I submit her kit under an anonymous case number.  She is uncertain if she wants to press charges.

/ ~ / ~ /

Two weeks later, I return home from a stressful car shopping trip in Seattle.  I hate buying cars.  I am tired and crabby and hungry.  I stop to have dinner with my parents.

As I take my first bite, my phone rings.  I’ve set the ER’s phone number to an unusual ring tone, one that sounds like glass shattering.  The number will ring through, even if my phone is set to ‘Do Not Disturb.’

It is the hospital.  I remember, suddenly, that I’ve signed up for SANE call.

“Oh, no.  No no no no.  Not after that car-shopping-shitshow,” I mutter.

And then I answer.

/ ~ / ~ /

Two weeks later, I am at Fred Meyer.  I am standing in the produce section, pondering the relative merits of nectarines versus cherries.

My phone, tucked into my back pocket, rings with the sounds of shattering glass.

I am not on call.  But there is no other reason the hospital would be calling at 9:30pm.

I answer.

/ ~ / ~ /

Ten days ago I arrive at work.  I expect to be working in fast track.  I am not listed on the staffing grid.  Then I see my name at the bottom, next to a small notation:

SANE case en route, ETA 8pm.

It is a complicated case.  It takes nearly seven and a half hours.

/ ~ / ~ /

Four days later, I roll out of bed at noon.  It is my first day off in five days.  As I pick up my phone, a text page from the hospital pops up.

“SANE nurse needed ASAP.   Please call if avail.”

I call the ER.

They answer.


When I arrive at work I lean over the shoulder of one of the nurses in fast track and check the board, a running status of each and every patient in the ER.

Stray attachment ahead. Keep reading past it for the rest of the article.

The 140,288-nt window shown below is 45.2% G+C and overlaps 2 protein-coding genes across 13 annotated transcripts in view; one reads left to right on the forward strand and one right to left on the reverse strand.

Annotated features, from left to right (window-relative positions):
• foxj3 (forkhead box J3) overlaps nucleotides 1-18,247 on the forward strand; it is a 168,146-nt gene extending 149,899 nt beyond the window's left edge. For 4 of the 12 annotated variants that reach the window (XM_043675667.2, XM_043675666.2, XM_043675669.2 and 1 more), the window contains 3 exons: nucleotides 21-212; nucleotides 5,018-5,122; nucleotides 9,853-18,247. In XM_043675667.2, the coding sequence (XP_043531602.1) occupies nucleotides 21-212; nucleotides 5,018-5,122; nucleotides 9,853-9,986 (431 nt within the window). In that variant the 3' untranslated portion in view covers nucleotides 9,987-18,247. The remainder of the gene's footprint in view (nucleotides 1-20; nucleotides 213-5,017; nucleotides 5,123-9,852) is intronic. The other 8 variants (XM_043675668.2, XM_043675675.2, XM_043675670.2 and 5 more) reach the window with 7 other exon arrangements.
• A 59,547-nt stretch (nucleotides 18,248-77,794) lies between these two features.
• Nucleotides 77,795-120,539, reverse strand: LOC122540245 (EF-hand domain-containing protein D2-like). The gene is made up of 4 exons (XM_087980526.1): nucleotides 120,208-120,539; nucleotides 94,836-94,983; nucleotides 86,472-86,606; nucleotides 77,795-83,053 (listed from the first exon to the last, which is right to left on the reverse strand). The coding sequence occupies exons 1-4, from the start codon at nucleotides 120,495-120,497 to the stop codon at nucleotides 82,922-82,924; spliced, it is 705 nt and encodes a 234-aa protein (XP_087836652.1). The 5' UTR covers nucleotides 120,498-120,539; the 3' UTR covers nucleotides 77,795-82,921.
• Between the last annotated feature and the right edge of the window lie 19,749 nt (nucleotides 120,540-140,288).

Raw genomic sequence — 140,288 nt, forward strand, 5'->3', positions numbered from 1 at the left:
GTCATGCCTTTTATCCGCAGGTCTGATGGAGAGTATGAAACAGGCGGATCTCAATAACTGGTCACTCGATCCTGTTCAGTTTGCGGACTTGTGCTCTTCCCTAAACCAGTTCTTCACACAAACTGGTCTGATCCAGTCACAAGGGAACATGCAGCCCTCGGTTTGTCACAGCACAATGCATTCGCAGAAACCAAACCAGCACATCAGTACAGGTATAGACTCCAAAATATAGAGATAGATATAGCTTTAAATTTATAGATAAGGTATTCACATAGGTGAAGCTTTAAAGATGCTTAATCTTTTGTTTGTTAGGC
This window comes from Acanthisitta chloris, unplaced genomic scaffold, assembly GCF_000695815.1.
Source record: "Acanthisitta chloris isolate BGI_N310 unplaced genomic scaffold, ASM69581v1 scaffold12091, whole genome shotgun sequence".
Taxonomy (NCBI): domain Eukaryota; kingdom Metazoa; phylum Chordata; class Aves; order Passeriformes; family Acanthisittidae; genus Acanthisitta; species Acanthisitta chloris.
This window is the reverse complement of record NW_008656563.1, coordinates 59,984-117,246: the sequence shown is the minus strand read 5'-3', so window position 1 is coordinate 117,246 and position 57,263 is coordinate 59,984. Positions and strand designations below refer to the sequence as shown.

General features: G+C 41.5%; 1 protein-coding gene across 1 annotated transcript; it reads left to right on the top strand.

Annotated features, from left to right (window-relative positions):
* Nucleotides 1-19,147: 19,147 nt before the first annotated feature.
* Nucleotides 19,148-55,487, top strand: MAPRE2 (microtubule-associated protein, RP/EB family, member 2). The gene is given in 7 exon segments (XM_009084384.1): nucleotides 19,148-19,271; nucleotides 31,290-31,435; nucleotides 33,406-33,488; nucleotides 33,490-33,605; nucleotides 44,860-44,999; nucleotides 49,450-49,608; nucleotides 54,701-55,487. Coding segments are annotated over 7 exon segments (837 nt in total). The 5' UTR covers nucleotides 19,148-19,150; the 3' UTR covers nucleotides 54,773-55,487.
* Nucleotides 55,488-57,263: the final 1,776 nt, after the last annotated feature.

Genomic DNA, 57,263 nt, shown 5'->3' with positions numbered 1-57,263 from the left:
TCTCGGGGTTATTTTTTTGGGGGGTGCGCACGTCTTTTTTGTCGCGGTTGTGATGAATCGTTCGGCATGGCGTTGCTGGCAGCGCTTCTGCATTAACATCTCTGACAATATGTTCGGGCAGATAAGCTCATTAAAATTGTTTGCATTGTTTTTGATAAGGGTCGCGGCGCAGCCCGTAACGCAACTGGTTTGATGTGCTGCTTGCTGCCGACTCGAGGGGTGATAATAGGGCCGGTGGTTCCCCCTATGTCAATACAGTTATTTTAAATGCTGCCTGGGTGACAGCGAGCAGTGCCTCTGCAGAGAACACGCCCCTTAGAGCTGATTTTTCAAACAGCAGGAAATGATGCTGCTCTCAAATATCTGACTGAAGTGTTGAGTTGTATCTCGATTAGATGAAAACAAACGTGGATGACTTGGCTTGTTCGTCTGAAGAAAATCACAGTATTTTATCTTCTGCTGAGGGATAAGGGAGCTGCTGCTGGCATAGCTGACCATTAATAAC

She glances up at me.  “Which one are you taking care of?”

I look down at her with shock.  “Which one?”


Nine hours later, after working on both cases, I leave the ER.

I go home, exhausted, instantly asleep as my head hits the pillow.


I no longer have nightmares.

/ ~ / ~ /

I wake up ten hours later.  I am still tired.  I eat breakfast, try to read a book.  I find myself reading the same sentence over and over and over again.  I am thinking about the fact that in six months our forensic team has cared for thirty adult victims of sexual assault, and consulted on more than a dozen suspected pediatric cases.

In a county of just over 200,000 people, we see, on average, two rape cases a week.

And these are just the survivors who come forward.  According to statistics from RAINN, only 3 out of every 10 rape survivors report their assault to the police.

If we’ve only cared for 30 victims, I think, there are probably at least 70 other victims out there.

And unless they walk through the front door of my hospital, they are beyond my reach.


I set the alarm on my phone for a three-hour nap.  I have dinner plans with family.  I put the phone into Do Not Disturb.  I fall asleep instantly.

Suddenly, I am awake, and reaching for my phone.  My alarm is going off.


It’s not.

My ‘wake-up’ alarm is labelled “GET SHIT DONE,” and Stevie Wonder wakes me up every day with an astonishing cover of “We Can Work It Out.”

The sound that startled me awake is the sound of shattering glass.

I stare at my phone.  Glass is broken.  Destruction abounds.

The ER is calling.


In that odd, suspended moment between asleep and awake, I suddenly have an unexpected answer to an unasked question.

Working as a Sexual Assault Nurse Examiner is the best work I will do in my life.
I am good at it.
can do it.
I no longer have nightmares.
It makes me a better ER nurse, for I have again seen suffering, held it gently between my hands, given it a name, and thus all else is relative.

But I am tired
I have logged fifty hours of SANE work in twelve weeks.
I am tired
I have seen three survivors in two days.
I am tired
On the last case, I left the exam room to grab a piece of equipment and found the survivor’s sister sitting in a quiet waiting area, tears streaming down her face, her body shaking with the effort to cry silently.
I am tired
I grabbed her and hugged her and she cried on my shoulder, and then pulled herself together again for her family.

My soul is tired


Glass shattered again and again.

I did not answer.

I fell asleep instantly.

I dreamed of nothing at all.